After last week’s brain fart, I’m pleased to report that sanity has returned, helped my a marvellous weekend roadtrip to visit family and do some other things in sunny Devon. I often seem to find myself travelling solo long distance in the XM and I really do enjoy it – though naturally it seems a bit selfish to be wafting along in a huge barn with even my lovely wife joining me.
There was an added element of panic initially when paranoia got the better of me, and I decided I simply had to get the XM’s cambelt replaced. I had no idea whether it had been done recently or not and the last thing I wanted was an expensive, engine-wrecking failure. So, the XM was whisked over to Sparrow Automotive all a bit last minute, which helps explain why it was still being worked on when I arrived to take it to Devon. Pete is a very busy man!
I had to turn my sat nav into a manual map to navigate my way across Hereford due to simply horrific jams. I’ve no idea what was going on, but cars simply weren’t moving. Eventually, I got to the other side, after exploring many side roads, and filled the XM’s tank. Over £80. Gulp.
Then it was down to Newport, across the Severn Crossing, down the M5 and the rest was easy. Or was it? No. The motorway had been pretty blissful considering it was rush hour by the time I got past Bristol. But roadworks on the slip road at junction 27 of the M5 were absolutely crippling. I’d like to meet the person who decided that was a satisfactory way of doing things. It took over half an hour to travel one mile. ONE!
At this point, I noticed the temperature gauge was sweeping upwards. That was impressive in itself, because The Seahorses “Blinded by the Sun” was blaring out of the cassette player with perfect timing – the XM still had no headlining after the sunroof saga, and I therefore had no sunvisors. There was no doubting it though. The gauge was now above 90 and didn’t seem likely to stop. I’m sure the fans are meant to kick in at that point. I resorted to putting the heater on full blast, which took things back below 90. So, Devon’s stupid road planners almost cooked my XM.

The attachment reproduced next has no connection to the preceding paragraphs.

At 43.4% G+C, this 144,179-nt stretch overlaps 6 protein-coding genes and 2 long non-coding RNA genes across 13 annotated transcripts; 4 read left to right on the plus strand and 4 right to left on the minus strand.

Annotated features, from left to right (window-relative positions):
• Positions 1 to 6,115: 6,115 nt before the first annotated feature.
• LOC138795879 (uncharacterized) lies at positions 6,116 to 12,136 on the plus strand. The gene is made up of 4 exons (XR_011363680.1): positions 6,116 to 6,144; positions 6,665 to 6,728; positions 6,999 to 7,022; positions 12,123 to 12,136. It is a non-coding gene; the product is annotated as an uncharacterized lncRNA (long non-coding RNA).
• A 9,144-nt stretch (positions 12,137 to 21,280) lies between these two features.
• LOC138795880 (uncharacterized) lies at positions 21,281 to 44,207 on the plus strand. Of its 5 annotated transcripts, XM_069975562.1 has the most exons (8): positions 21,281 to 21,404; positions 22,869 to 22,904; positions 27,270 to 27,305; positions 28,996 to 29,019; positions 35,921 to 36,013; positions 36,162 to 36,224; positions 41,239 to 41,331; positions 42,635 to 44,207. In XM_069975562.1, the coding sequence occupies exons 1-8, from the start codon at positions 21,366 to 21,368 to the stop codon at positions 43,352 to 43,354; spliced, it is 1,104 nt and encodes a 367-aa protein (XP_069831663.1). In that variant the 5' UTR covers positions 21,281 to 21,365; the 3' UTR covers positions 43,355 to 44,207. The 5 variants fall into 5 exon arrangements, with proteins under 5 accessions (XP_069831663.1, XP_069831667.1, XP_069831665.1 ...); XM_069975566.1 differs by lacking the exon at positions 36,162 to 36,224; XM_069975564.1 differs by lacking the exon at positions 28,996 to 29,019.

Once up to speed along the A39, the temperature went back to its usual spot and all was well. And all remained well for my time in Bideford and the surrounding area and my return home. In fact, the XM really is a truly marvellous weapon for a long-distance jaunt – though my only points of reference at the moment are an exceedingly tiny, Malaysian city car and a French peasant wagon. Still, the XM is relaxing in the extreme. Best of all, I got back home after over 400 miles with well over half a tank of fuel left. Astonishing given that I was hard on the speed limit at all times.
And there’s another point of reference. This was a repeat of the trip I attempted in an electric car in November last year – a journey of stress, boredom and cold toes. The ‘range’ of the XM meant I simply didn’t have to worry about whether I would make it to the next stop. At one point, I drove for three hours without a break (other than sitting in a stationary car in the first lane of the M5 for half an hour) which is something most electric cars can’t even contemplate. I even avoided a breakdown by merely putting the heater on. Something I’d been loathe to do in the Nissan e-NV200.
I enjoyed it a lot. I just love long-distance jaunts. Driving into the sunset, music playing, car wafting – as much as I love the 2CV, this really is something the XM is exceptional at. It’ll be even better when I refit the sunvisors…